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News from around our 50 states



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Alabama

Montgomery: A lawmaker fed up with her colleagues’ attempts to outlaw abortion has filed legislation to require all men over 50 to get vasectomies. Democratic Rep. Rolanda Hollis said Friday that she introduced the bill to send “the message that men should not be legislating what women do with their bodies.” Alabama lawmakers last year approved a ban on abortion unless the woman’s life was in danger. A federal judge blocked the law from taking effect while a legal challenge plays out in court. Hollis said doctors, not legislators, are the ones to be consulted about surgery, medications and making the “incredibly difficult decisions” related to personal reproductive rights. Her bill suggests the state require a man to get a vasectomy within one month of turning 50 or after the birth of his third child. The U.S. Supreme Court has ruled that forced sterilization is unconstitutional.

Alaska

Anchorage: Volunteers slung bales of hay onto a table Thursday, where they were swiftly stuffed inside blue plastic bags, twirled and shut with twist ties before being dragged off to waiting pallets. Their efforts will help ensure the canine participants in the Iditarod Trail Sled Dog Race have someplace warm and dry to bed down when their mushers stop along the 1,000-mile trail between Anchorage and Nome. The so-called straw drop is the first volunteer event of the Iditarod race, says Mark Nordman, the race director and marshal. More events follow this week, including people helping prepare shipments of food for both the dogs and the mushers to the checkpoints. The race over treacherous Alaska terrain – including two mountain ranges, the frozen Yukon River and the ice-covered Bering Sea – starts March 7 in Anchorage with the fan-friendly ceremonial start. The actual race begins the next day in Willow, about 50 miles north. The winner is expected in the old Gold Rush town of Nome, on the Bering Sea coast, about 10 or 11 days later.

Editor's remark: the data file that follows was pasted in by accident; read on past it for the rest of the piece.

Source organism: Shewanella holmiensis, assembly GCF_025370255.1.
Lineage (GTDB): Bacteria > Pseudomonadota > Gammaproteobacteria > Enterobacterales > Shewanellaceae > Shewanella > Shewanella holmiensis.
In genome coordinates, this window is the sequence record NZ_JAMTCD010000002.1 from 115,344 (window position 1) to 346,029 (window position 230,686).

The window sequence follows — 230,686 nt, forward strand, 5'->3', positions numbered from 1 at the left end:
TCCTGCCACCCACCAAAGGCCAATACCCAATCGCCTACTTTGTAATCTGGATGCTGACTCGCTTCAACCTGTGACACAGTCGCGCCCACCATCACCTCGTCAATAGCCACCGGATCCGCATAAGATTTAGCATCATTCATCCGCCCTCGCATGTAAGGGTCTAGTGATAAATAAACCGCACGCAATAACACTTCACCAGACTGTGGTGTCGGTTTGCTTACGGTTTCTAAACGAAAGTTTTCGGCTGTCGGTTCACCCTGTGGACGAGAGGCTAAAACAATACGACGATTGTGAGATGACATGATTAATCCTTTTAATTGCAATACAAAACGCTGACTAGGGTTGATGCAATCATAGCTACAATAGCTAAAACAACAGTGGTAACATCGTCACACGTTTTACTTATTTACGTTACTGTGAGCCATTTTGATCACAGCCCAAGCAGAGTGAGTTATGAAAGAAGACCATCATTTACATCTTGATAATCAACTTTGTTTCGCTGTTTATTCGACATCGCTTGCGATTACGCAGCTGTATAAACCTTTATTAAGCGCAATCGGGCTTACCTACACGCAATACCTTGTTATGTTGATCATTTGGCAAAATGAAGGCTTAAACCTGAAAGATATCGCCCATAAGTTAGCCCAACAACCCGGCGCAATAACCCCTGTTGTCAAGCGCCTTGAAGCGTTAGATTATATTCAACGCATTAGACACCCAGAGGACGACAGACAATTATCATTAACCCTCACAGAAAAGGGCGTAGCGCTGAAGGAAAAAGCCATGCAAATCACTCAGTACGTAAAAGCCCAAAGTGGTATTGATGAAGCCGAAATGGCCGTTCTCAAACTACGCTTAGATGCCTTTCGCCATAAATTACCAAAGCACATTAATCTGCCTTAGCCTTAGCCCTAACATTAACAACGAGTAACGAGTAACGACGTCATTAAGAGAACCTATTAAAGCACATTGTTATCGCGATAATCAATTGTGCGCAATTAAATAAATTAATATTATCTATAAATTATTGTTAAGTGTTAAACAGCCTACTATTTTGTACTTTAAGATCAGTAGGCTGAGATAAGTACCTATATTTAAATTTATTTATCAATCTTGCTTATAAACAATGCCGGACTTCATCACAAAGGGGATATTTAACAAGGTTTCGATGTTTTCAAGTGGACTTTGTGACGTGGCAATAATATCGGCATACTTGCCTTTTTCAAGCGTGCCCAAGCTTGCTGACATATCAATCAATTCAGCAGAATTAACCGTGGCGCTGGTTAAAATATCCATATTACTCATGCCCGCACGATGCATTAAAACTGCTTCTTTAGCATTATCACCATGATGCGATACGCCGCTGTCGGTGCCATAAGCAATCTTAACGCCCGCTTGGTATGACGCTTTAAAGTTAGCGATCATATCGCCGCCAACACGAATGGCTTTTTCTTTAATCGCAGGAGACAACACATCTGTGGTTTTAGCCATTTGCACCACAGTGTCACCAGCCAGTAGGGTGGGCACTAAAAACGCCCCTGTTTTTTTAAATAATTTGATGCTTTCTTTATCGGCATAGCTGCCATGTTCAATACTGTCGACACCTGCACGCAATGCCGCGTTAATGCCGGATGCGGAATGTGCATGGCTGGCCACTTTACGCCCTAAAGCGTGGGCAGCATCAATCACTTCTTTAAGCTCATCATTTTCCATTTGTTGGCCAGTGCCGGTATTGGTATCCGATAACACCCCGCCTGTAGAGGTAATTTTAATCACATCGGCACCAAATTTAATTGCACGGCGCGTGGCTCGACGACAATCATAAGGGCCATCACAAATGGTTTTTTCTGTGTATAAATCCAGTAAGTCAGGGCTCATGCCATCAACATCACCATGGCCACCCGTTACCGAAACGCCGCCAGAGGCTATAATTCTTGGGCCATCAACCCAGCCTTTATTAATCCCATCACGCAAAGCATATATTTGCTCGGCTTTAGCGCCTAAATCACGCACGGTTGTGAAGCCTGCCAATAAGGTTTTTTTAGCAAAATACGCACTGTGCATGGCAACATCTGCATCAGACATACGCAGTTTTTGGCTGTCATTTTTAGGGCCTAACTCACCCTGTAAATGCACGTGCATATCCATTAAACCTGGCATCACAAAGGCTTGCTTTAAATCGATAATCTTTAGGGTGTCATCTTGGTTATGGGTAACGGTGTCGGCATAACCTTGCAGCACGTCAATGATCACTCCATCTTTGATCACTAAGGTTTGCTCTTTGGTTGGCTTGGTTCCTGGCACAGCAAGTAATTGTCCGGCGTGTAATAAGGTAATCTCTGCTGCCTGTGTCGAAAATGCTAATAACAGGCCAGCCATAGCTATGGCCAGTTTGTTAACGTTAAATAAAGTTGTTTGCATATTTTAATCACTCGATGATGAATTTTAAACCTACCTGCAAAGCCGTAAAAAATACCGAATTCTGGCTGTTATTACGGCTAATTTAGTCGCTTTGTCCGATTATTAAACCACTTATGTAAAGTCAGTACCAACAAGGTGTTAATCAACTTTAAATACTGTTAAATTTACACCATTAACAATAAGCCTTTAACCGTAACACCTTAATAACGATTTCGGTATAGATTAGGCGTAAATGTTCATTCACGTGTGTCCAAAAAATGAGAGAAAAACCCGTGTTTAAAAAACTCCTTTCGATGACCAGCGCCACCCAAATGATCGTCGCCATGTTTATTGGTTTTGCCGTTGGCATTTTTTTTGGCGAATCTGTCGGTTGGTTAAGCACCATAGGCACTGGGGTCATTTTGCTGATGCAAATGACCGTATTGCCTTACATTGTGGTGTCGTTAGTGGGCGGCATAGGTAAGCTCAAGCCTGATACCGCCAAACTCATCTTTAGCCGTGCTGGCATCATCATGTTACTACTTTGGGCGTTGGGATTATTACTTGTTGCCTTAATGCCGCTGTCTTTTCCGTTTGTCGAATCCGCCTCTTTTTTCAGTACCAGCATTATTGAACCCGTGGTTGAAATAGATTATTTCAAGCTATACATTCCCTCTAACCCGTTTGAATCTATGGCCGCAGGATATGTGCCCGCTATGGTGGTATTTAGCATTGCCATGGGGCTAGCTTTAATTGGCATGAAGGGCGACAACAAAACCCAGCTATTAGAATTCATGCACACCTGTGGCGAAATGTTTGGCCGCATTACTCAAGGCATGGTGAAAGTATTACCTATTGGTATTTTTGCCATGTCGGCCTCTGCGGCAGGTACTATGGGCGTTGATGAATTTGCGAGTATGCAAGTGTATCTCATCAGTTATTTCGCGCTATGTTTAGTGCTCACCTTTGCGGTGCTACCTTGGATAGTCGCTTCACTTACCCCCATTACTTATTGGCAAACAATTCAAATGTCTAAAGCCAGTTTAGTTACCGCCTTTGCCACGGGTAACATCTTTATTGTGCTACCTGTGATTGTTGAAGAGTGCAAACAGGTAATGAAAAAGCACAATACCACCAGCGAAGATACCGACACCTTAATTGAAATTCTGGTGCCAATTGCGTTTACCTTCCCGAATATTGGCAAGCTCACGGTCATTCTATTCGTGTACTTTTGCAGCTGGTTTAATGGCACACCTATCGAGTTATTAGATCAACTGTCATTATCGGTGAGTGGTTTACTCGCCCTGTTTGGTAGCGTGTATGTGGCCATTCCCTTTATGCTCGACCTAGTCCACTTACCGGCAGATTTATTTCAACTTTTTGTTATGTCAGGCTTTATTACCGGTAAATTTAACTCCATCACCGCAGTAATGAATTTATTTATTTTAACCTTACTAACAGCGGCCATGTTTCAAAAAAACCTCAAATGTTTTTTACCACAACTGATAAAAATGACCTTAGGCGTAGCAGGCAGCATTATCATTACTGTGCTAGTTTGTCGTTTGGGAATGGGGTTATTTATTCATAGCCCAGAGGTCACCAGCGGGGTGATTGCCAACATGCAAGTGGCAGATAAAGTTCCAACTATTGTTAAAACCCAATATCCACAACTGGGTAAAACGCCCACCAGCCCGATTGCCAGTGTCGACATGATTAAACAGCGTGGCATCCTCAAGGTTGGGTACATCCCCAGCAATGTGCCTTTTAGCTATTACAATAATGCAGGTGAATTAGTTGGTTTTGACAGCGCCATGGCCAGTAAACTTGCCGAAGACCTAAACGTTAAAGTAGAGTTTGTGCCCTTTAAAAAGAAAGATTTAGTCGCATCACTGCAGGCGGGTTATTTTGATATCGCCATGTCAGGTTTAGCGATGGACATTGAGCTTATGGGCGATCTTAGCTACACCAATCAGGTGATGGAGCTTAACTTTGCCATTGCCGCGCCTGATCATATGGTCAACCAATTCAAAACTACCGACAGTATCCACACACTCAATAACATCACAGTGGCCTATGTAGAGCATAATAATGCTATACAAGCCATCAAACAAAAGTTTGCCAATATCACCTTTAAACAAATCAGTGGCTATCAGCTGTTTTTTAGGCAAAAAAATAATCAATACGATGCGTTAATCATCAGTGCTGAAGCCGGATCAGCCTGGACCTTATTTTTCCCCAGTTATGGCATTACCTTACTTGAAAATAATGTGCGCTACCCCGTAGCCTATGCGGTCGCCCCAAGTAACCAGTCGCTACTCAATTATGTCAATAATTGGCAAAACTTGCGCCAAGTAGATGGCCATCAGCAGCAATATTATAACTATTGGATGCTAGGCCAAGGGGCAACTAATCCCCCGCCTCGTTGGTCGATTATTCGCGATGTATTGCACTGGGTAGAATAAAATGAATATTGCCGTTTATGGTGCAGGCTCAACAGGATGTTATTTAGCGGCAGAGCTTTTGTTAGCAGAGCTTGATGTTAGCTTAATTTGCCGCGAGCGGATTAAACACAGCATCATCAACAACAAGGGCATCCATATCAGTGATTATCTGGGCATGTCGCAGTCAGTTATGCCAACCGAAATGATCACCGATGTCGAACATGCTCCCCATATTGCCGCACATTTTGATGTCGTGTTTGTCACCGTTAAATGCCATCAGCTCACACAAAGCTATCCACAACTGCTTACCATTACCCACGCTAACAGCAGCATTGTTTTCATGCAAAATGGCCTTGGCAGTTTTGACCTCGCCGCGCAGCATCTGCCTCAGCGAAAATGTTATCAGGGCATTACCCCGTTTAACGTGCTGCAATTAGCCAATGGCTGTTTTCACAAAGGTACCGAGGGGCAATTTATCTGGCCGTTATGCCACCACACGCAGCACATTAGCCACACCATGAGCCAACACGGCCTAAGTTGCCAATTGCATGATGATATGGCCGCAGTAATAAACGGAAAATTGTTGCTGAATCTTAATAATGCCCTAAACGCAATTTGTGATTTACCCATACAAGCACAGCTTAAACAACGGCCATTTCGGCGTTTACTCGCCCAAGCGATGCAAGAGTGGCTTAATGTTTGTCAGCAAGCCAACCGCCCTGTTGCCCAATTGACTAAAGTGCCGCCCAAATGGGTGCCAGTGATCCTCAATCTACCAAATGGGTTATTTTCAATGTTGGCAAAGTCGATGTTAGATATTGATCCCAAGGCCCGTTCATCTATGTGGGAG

Arizona

Walking tours of London Bridge history are offered from November through April by the Lake Havasu City Visitor Center.

Lake Havasu City: Officials plan to end scheduled closures of London Bridge for special events, saying they don’t want to block vehicle travel between an island and the rest of the western Arizona city along the Colorado River. City officials cited safety reasons and residents’ concerns about closures that typically have lasted two or three hours, Today’s News-Herald reports. Events that have required bridge closures include the annual Line Dance on the London Bridge; Camaros on the Bridge; and, infrequently, Corvettes on the Bridge. City Manager Jess Knudson says officials were grateful “for all the events that have been on the bridge in the past. But the city has decided to go a different direction now.” Lake Havasu City founder Robert McCulloch purchased the stone bridge in the late 1960s and had it transported by ship and truck from London in pieces.



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